New rhythm runs through campus


Ariana Siegel and Jedi Taylor perform an intimate dance at the bottom of the Business Technology building’s back stairwell. Photo credit: Torrey Spoerer

Torrey Spoerer

Hundreds of spectators and dance enthusiasts paid a visit to City College for their first stop on the San Diego Dance Theater’s 16th annual Trolley Dances tour’s first day on Saturday, Sept. 27. The tour went on for two weekends total, first on Sept. 27-28 and the last on Oct. 4-5.

“One of the goals for the trolley dance program is to help build ridership with the San Diego Metropolitan Transit System and to make people less dependent on their cars,” Jean Isaacs said in an introductory speech given to each tour group before the first performance. “In fact, many people participating today have never rode the trolley before.”

“Every year, the trolley dances are somewhere else. We work with the San Diego MTS that runs the trolley lines,” San Diego Dance Theater’s promoter, Toni Robin, explained.

“We thought that (the City centennial) was an ideal situation because many of our dancers and choreographers either teach at City or go there,” said Robin. “So we started to tie in.”

The tour started at the front lawn of the LRC building located off of Park Boulevard and C Street with the first dance routine being on the grassy hill.

Choreographed by City dance instructor Terry Wilson, 10 dancers wore backpacks and yoga clothes as they skipped along the grass and climbed up and down trees, while tour attendees watched from behind the walkway facing the hill.

Including the lawn performance, there were a total of three dances on the City campus, one of them at an unusual site to help showcase the new buildings.

That unusual site was the thin back stairwell of the Business Technology building where two dancers, Ariana Siegel and Jedi Taylor, performed a gloomily romantic and vertically multidimensional piece choreographed by Jean Isaacs.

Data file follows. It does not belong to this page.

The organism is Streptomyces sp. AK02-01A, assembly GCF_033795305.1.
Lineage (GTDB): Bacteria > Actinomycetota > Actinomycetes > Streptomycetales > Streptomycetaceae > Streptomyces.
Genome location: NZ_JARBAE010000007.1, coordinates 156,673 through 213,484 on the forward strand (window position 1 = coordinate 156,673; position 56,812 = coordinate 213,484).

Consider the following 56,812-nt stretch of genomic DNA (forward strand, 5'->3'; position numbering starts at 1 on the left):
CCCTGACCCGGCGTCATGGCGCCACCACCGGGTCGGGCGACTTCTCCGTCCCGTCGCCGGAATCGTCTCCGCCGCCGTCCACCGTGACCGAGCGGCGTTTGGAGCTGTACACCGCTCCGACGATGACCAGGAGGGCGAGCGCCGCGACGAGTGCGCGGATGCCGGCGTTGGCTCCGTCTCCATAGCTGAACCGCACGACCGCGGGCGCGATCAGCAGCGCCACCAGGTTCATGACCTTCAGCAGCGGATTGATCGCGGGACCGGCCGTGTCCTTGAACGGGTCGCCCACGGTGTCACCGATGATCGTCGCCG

Attendees were able to watch from the crammed and small front row or from the balcony opening directly above, making the viewing of the performance a multi-interactional experience. Led by their guide to the City College Trolley Station, attendees then boarded the Blue Line trolley to the 12th and Imperial Ave. Transit Center.

[imagebrowser id=18]

There, participants watched choreographer Michael Mizerany’s performance underneath the transit center’s clock tower, which cleverly applied the playful structure of the steel beam supports of the tower into the performance.

Attendees followed their tour guide to board the trolley again, this time onto the Orange Line to the Market Creek Plaza Amphitheater where they were greeted by Isaac’s nine-dancer-led interpretation of an ancient Cuban ritual snake killing.

Following the Cuban dance in the amphitheater was the final dance on the tour, with attendees standing on the stage and watching the performers descend down the rows and steps, rather than the typical other way around.

“Gene wanted me to be in this site (the amphitheater) and I didn’t want to traditionally have everyone sit up on the amphitheater rows so I flipped it around,” said choreographer Grace Shinhae Jun.

“A lot of thought (regarding this location’s dance routine) was to go think about southeast San Diego, the demographics here, the current situation happening all over the country, and the focus on Ferguson as well,” said Jun.

“This is my first trolley dance,” said 24-year-old City student and dancer Nerly Victor.

“My major isn’t dance, but it’s always been a hobby of mine,” said Victor, whose major is actually criminal justice.

After the final performance, attendees left by trolley back to the City station, while later groups of guide-led participants continued to circulate the same route until 2 p.m.

“Your choice is to either spend $10,000 on a theater or to spend that money on the artists and their dancers,” Isaacs explained. “I always choose to spend more on the artists and dancers.”